I've heard (and used as a self-description) relapse on depression, but fairly rarely. With treatment, though, I'm honestly shocked that you hadn't heard treatment and depression used in the same situation. Perhaps this is a regional thing, but to me, "Seeking treatment" or "Undergoing treatment" is a totally normal usage of the word. In my experience, any mental illness or disorder is something one would describe oneself as getting treatment for - Depression, anxiety, whatever. The difference might be class, region, or something else. But I can honestly say I'm surprised that that struck you as weird.

With the word 'Relapse,' it's a bit of an odd usage. Not that I wouldn't hear someone say that they're relapsing. I hear people who are depressed use that frequently. Just that I've never heard that in a press release, as it's much more of a casual thing than a formal thing. On the other hand, if she was communicating to someone she knows personally, she might have used a casual term and the person she spoke to just repeated it.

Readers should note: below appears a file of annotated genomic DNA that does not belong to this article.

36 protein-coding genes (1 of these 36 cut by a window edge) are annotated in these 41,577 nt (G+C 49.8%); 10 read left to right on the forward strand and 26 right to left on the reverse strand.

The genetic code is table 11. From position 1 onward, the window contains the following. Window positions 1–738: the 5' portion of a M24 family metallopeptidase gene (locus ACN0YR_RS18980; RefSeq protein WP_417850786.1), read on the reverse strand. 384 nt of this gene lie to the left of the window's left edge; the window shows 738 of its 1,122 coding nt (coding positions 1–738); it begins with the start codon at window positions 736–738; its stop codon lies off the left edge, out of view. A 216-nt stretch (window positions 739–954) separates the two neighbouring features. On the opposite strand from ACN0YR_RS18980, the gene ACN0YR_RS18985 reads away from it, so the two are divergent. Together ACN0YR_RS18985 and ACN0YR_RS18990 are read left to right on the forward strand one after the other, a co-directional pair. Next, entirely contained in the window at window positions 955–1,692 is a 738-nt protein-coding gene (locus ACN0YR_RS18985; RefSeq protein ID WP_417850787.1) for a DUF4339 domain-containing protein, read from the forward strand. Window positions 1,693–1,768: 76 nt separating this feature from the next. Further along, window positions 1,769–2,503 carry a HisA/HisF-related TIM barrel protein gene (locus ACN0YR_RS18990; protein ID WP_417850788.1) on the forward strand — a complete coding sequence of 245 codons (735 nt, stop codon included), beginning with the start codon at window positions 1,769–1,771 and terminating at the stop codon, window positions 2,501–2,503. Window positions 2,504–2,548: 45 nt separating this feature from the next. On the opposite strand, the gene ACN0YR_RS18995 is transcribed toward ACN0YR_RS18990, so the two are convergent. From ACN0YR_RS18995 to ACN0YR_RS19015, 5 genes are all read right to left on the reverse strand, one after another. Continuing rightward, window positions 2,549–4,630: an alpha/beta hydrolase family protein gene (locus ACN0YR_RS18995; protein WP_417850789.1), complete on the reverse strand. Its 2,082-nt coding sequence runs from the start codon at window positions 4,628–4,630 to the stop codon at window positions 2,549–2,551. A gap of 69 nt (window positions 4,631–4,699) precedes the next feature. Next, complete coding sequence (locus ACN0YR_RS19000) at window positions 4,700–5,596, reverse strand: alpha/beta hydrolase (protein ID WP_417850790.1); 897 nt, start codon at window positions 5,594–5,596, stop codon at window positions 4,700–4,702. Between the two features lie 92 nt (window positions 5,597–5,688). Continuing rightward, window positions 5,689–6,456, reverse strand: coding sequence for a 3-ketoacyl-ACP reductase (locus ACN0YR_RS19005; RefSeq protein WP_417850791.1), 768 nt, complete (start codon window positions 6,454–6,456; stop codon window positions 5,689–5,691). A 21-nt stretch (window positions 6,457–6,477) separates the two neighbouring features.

4. I also know, contra that news release, that "attention deficit disorder" is NOT mental illness and that one does not usually get "treatment" for it.

I think that perhaps you're working with outdated information. I can tell you at the very least that my therapist considers it a mental illness. And I would describe myself to be getting 'treatemnt' for it, amongst other things. Indeed, my doctor has mentioned that she frequently has difficulty getting her patients or others to understand the fact that it is a mental illness, and that it shouldn't be treated as some minor thing.

Gadfly said...

Constantine, you may be right on the language updates. That said, the main issue remains, doe she still have a problem with addiction to meds, and does she even have a possible alcohol problem behind that? If either is true, 10 rounds of depression treatment be themselves won't fully work.

And, that adds to the public service angle and calls for resignation.